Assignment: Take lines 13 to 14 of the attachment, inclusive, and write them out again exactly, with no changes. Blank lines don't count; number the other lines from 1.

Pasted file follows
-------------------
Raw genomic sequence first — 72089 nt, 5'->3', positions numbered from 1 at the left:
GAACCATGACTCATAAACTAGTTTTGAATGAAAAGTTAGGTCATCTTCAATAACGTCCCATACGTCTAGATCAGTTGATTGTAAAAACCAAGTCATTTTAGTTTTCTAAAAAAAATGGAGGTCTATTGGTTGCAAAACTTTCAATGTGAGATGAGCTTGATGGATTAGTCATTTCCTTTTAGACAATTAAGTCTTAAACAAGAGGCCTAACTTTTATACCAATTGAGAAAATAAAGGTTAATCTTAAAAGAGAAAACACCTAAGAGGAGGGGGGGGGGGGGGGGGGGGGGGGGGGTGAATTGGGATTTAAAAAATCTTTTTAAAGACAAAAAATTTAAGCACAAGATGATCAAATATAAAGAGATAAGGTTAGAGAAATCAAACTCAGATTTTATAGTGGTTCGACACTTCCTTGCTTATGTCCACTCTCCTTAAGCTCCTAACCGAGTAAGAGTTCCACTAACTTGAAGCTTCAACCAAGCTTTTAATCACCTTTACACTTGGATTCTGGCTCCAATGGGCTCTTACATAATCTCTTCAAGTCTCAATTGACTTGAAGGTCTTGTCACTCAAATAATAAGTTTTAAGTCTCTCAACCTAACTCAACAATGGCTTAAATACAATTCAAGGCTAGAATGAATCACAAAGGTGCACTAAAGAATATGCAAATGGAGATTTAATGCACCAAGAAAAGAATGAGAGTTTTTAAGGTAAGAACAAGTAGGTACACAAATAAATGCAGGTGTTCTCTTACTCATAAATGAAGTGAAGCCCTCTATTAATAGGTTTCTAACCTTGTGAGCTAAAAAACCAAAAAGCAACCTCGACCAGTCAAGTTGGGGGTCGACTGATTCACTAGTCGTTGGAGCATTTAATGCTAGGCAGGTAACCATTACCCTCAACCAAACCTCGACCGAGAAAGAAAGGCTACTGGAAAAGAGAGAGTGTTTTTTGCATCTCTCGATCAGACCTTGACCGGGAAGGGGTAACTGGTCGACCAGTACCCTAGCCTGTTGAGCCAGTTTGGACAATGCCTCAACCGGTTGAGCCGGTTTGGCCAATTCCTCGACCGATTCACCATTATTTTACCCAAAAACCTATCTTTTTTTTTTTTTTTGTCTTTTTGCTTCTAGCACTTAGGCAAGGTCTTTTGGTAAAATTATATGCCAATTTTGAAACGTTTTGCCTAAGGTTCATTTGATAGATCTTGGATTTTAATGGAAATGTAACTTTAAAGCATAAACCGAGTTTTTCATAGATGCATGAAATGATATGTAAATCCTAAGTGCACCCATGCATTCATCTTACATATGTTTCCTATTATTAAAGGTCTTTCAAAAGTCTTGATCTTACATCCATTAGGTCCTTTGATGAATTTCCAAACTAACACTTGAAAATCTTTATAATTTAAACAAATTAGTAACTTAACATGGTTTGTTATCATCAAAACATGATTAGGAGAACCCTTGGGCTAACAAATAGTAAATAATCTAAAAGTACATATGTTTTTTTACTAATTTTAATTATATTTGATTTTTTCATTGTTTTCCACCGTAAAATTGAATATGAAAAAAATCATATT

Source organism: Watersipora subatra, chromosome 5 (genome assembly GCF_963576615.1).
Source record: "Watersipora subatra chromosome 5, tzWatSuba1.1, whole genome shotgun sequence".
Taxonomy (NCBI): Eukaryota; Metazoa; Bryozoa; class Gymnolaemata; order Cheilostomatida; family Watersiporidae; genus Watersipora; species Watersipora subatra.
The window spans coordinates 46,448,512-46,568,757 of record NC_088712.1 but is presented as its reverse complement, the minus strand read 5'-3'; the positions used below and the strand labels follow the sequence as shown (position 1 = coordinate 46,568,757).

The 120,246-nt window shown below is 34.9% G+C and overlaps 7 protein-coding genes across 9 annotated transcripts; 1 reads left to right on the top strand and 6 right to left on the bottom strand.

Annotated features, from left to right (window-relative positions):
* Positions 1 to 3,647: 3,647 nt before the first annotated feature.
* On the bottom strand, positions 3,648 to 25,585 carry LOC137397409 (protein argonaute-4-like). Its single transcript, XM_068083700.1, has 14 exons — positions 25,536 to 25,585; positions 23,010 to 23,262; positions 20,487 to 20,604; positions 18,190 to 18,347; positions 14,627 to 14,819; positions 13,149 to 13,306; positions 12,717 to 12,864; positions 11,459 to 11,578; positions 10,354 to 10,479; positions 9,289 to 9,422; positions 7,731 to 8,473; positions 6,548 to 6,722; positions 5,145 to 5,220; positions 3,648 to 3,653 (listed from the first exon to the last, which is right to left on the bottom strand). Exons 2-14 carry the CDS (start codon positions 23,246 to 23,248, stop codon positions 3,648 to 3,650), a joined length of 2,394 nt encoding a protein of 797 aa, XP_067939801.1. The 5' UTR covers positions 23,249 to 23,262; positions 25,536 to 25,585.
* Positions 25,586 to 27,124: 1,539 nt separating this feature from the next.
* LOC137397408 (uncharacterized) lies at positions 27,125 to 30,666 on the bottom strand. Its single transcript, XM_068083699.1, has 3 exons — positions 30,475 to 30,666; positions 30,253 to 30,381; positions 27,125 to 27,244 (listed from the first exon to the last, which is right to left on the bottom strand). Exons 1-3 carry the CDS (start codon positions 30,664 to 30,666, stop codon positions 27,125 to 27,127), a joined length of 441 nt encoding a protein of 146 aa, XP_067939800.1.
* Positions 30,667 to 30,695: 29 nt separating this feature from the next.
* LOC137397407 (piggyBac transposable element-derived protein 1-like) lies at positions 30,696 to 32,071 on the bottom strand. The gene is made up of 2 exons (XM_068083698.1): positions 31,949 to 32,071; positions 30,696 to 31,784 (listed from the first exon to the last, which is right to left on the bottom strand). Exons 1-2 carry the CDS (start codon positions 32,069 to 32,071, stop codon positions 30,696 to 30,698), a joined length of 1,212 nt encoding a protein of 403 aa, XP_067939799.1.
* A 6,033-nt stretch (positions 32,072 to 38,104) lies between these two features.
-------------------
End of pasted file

* Positions 30,667 to 30,695: 29 nt separating this feature from the next.
* LOC137397407 (piggyBac transposable element-derived protein 1-like) lies at positions 30,696 to 32,071 on the bottom strand. The gene is made up of 2 exons (XM_068083698.1): positions 31,949 to 32,071; positions 30,696 to 31,784 (listed from the first exon to the last, which is right to left on the bottom strand). Exons 1-2 carry the CDS (start codon positions 32,069 to 32,071, stop codon positions 30,696 to 30,698), a joined length of 1,212 nt encoding a protein of 403 aa, XP_067939799.1.